GDPR lists six lawful bases for processing of personal data, and legitimate interest is one of them.
- There is no particular purpose defined, therefore, it is the most flexible from all the other legal bases;
- Does not require specifically agreed consent from the data subject;
- The processing is in the interest of the company → benefits the company or others;
- Overridden in the case of fundamental rights → when the rights and interests of the data subjects need protection over the company’s own interests. For example, the protection of data from a child, criminal offences.
But how to know, what is considered a legitimate interest? The GDPR does not define what factors to take into account when deciding if your purpose is a legitimate interest. Legitimate interests can be applied in a wide range of circumstances. Therefore, it’s left for the company to balance their interests against the interests of an individual and their personal data.
The Three-Part Test
The key elements of the legitimate interests provision can be broken down into a three-part test.
- Purpose test – is there a legitimate interest behind the processing?
- Necessity test – is the processing necessary for that purpose?
- Balancing test – is the legitimate interest overridden by the individual’s interests, rights or freedoms? (social and economic disadvantage, loss of control of the data, inability to exercise rights)
It’s not sufficient for a company to simply decide that it’s in your legitimate interests and start processing the data. You must be able to satisfy all three parts of the test prior to commencing your processing.
Legitimate Interest Under the GDPR
Legitimate interest is the most flexible lawful basis, but you cannot assume it will always be appropriate for all of your processing. If you choose to rely on legitimate interests, companies take on extra responsibility for ensuring people’s rights and interests are fully considered and protected. Therefore, before base data processing on a legitimate interest, a company must be sure about:
- The minimal privacy impact
- The proportionate use of data
- Customers can reasonably expect such usage (would they object?)
As mentioned, a wide range of interests may be legitimate interests. They can be companies interests or the interests of third parties, and commercial interests as well as wider societal benefits. They may be compelling or trivial, but trivial interests may be more easily overridden in the balancing test. To understand, what constitutes as a legitimate interest, see the table below.
|MAYBE (if precise purpose)
Legal Interest Application Examples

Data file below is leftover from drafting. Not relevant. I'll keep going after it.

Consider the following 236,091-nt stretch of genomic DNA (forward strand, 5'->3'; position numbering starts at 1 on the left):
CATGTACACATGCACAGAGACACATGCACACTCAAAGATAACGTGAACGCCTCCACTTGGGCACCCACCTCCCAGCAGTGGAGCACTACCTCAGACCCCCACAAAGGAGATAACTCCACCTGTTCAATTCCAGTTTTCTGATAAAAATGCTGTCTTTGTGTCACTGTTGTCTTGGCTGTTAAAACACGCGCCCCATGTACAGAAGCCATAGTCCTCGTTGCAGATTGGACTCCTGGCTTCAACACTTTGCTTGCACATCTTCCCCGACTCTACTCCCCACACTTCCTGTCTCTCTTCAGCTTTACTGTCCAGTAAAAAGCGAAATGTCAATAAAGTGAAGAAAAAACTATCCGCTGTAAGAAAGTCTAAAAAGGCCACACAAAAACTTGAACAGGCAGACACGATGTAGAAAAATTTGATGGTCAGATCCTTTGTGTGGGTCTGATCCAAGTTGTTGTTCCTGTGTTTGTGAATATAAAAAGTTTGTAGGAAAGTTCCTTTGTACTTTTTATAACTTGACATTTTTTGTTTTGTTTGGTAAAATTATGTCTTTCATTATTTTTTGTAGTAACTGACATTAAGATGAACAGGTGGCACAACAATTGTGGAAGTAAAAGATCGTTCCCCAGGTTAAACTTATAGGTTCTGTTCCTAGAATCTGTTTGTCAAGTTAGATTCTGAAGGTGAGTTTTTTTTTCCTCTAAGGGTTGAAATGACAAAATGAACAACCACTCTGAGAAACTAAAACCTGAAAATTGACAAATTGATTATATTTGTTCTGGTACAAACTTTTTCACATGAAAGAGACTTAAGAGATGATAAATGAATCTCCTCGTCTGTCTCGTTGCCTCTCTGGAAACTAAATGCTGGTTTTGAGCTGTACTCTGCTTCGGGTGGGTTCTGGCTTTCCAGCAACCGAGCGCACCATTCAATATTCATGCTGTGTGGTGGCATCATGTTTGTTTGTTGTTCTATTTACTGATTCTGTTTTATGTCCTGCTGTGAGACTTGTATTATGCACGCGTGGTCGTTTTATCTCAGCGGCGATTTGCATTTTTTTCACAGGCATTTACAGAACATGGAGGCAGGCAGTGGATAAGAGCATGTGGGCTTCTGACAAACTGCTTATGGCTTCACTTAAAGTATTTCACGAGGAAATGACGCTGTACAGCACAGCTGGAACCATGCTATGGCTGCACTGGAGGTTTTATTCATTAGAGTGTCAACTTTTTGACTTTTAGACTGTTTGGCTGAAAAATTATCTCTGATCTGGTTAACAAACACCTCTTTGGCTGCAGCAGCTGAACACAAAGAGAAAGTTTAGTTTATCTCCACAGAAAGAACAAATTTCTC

Example NR. 1
An individual uploads it’s CV to a jobs board website. A recruitment agency accesses the CV and thinks that the individual may have the skills that two of its clients are looking for and wants to pass the CV to those companies.
It is likely in this situation that the lawful basis for processing for the recruitment agency and their clients is legitimate interests.
The individual has made their CV available on a job board website for the express reason of employers being able to access this data. They have not given specific consent for identified data controllers, but they would clearly expect that recruitment agencies would access the CV and share with it their clients; indeed, this is likely to be the individual’s intention. As such, the legitimate interest of the recruitment agencies and their clients to fill vacancies would not be overridden by any interests or rights of the individual. In fact, those legitimate interests are likely to align with the interests of the individual in circulating their CV in order to find a job.
Example NR. 2
An insurance company wants to process personal data to spot fraudulent claims on the basis of legitimate interests.
Firstly, it considers the purpose test. It is in the company’s legitimate business interests to ensure that its customers do not defraud it out of money. However, at the same time, the company’s other customers and the public in general also have a legitimate interest in ensuring that fraud is prevented and detected.
As it has met the purpose test the insurance company can then go onto consider the necessity test and then the balancing test.
Example NR. 3
A finance company is unable to locate a customer who has stopped making payments under a hire purchase agreement. The customer has moved to a new house without notifying the finance company of their new address. The finance company wants to engage a debt collection agency to find the customer and seek repayment of the debt. It wants to disclose the customer’s personal data to the agency for this purpose.
The finance company has a legitimate interest in recovering the debt it is owed and to achieve this purpose it is necessary for them to use a debt collection agency to track down the customer for payment owed.
The finance company considers the balancing test and concludes that it is reasonable for its customers to expect that they will take steps to seek payment of outstanding debts. The interests of the customer are likely to differ from those of the finance company in this situation, as it may suit the customer to evade paying their outstanding debt.
However, the legitimate interest in passing the personal data to a debt collection agency in these circumstances would not be overridden by the interests of the customer. The balance would be in favour of the finance company.